The Best and the Rest

the-best-and-the-restAnother turn of the screw to the heated debate about productivity growth: In a new working paper(1), The Best versus the rest, Dan Andrews, Chiara Criscuolo, and Peter N. Gal argue that the productivity debate has been mainly conducted from a macroeconomic perspective, and they present a new micro (firm level) analysis of the global productivity slowdown.

Their main insight is very interesting: Slow productivity growth of the “average” firm masks the fact that a small cadre of firms are experiencing robust gains. The global productivity slowdown could reflect a slowdown in the innovation and technological diffusion process.

The authors characterise global frontier firms as the top 5% of firms in terms of labour productivity or multi-factor productivity (MFP), and they find that the slowdown is not a straight consequence of a slowing in productivity growth at the global frontier, but rather a rising productivity at the global frontier together with an increasing productivity gap between the global frontier and laggard firms. This productivity divergence remains after controlling for differences in capital deepening and market power, suggesting a technological divergence in a broad sense.

This pattern of divergence might seem surprising for at least two reasons. First, neo-Schumpeterian growth theory (…) and models of competitive diffusion (…) imply productivity convergence: that is, firms further behind the global frontier should grow faster, given the larger stock of unexploited technologies and knowledge that they can readily implement. Second, the extent of productivity divergence observed in the data is difficult to reconcile with models of creative destruction and a world where the process of market selection is productivity-enhancing, (…) raising questions about the competitiveness of markets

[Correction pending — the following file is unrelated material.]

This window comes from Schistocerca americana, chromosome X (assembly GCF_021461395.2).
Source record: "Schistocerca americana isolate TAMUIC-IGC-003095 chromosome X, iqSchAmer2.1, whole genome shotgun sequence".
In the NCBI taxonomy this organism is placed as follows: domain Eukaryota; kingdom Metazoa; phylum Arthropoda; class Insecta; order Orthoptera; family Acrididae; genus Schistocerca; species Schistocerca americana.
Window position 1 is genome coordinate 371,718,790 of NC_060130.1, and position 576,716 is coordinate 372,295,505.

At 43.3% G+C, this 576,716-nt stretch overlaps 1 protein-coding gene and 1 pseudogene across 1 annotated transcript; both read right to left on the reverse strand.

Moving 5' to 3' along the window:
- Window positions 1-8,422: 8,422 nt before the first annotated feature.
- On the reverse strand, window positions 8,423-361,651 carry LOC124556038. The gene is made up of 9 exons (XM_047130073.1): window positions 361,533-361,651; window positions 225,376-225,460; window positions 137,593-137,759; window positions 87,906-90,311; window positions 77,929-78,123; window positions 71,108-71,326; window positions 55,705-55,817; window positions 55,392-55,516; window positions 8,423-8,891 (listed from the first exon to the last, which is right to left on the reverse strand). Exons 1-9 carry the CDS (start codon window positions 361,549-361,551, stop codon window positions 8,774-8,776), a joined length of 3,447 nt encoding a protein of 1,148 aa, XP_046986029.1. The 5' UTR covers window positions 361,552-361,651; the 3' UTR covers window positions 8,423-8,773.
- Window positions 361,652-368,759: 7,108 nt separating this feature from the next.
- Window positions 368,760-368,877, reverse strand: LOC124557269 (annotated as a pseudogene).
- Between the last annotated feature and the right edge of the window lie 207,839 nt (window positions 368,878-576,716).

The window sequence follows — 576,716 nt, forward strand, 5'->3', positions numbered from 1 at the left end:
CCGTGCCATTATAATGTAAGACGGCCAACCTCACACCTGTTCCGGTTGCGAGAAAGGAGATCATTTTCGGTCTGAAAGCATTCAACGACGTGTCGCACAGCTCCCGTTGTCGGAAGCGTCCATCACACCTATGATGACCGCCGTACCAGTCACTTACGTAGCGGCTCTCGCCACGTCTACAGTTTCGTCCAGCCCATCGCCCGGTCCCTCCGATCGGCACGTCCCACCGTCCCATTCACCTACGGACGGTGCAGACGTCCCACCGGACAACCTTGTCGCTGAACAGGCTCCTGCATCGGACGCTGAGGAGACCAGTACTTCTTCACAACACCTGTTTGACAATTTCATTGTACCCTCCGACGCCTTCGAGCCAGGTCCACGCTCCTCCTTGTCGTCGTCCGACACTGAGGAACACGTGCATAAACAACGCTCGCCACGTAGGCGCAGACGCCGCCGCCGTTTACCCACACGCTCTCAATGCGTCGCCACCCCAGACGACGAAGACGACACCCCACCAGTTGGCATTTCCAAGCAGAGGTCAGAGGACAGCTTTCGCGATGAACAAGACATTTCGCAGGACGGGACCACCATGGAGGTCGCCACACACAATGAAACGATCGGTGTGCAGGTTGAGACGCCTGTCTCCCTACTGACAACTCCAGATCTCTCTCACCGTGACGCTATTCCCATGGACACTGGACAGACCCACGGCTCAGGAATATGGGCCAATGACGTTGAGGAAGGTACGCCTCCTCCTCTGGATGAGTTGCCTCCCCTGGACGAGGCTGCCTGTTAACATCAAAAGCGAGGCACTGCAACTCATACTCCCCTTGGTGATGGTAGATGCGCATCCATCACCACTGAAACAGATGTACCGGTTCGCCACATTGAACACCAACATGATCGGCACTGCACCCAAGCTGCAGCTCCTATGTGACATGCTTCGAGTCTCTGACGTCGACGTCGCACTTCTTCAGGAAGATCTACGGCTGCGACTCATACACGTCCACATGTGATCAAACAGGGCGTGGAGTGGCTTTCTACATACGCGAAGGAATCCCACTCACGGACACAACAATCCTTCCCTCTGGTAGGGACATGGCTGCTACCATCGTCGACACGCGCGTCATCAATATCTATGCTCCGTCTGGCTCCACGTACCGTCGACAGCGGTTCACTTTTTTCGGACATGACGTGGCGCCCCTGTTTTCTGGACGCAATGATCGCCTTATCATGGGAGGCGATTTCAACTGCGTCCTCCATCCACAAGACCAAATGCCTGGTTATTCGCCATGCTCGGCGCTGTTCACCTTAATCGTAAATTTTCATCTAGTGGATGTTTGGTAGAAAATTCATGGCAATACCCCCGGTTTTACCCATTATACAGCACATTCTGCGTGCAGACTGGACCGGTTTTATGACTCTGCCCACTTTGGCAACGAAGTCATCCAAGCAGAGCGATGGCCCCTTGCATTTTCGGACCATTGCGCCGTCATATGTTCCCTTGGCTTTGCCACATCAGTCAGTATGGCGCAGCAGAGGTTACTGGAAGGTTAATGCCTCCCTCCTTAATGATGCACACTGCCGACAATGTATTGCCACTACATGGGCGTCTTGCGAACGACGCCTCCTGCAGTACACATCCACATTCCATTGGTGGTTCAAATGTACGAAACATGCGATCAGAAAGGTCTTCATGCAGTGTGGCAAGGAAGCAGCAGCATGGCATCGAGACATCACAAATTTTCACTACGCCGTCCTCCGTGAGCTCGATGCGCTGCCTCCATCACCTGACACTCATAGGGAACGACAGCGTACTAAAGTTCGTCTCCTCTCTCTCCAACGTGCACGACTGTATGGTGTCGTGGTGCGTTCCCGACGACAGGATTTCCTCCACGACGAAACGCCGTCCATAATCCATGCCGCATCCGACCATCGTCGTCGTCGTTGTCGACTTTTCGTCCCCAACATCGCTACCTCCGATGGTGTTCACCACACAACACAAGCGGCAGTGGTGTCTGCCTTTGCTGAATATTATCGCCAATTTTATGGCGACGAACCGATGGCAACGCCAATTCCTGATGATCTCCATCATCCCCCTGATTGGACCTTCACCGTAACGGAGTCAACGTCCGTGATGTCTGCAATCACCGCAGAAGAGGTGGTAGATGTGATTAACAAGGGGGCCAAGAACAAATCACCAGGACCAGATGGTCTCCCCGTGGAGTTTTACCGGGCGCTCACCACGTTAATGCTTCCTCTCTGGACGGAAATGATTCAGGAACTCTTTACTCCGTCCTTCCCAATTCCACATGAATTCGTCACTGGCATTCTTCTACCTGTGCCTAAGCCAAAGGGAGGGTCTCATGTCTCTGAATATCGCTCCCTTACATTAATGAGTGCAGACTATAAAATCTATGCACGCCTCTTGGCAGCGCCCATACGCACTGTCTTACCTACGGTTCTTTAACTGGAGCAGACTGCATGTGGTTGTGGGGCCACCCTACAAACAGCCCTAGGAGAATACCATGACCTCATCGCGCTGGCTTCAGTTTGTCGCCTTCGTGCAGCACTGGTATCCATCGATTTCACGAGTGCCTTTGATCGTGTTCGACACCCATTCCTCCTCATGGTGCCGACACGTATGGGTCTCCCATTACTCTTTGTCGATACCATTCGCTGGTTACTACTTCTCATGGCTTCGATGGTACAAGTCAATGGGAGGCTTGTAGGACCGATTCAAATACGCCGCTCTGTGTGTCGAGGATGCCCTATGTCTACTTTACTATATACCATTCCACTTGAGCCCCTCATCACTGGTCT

The paper explores a set of structural factors underlying productivity divergence.

  • The increasing potential for digital technologies to unleash winner takes all dynamics in the global market has enabled technological leaders to increase their performance gap with laggard firms.
  • Stalling technological diffusion can be the consequence of a growing importance of tacit knowledge and the complexity of new technologies.
  • The concomitant decline in market dynamism and rising market power of frontier firms suggests that the stagnation in the productivity growth of laggard firms may be connected to rising barriers to entry and a decline in the contestability or competitiveness of markets.
  • productivity divergence is more extreme in sectors where pro-competitive product market reforms or deregulation were least extensive. Part of the observed rise in MFP divergence may be traced to policy failure to encourage the diffusion of best production practices in OECD economies.

had the pace of product market reforms in retail trade and professional services been equivalent to that observed in the best practice service sector (i.e. telecommunications), then the extent of MFP divergence may have been up to 50% less than what was actually observed.

The following figure is dramatic, because it suggests that part of the problem of declining average productivity growth, is the result of an increasing number of what we could call living-death firms (non-viable old firms)


If you think twice there is consistent pattern here. These results reflect a similar problem to the rising wealth/income “inequality”. At firm level, there would be also a privileged 5%, the best, which is basically reaping all the benefits of innovation, and the “stock of knowledge and wealth” they accumulate is not tricking down to the rest.


(1) Andrews, Dan, Chiara Criscuolo, and Peter N. Gal. ‘The Best versus the Rest: The Global Productivity Slowdown, Divergence across Firms and the Role of Public Policy’. OECD Productivity Working Papers, 2 December 2016.

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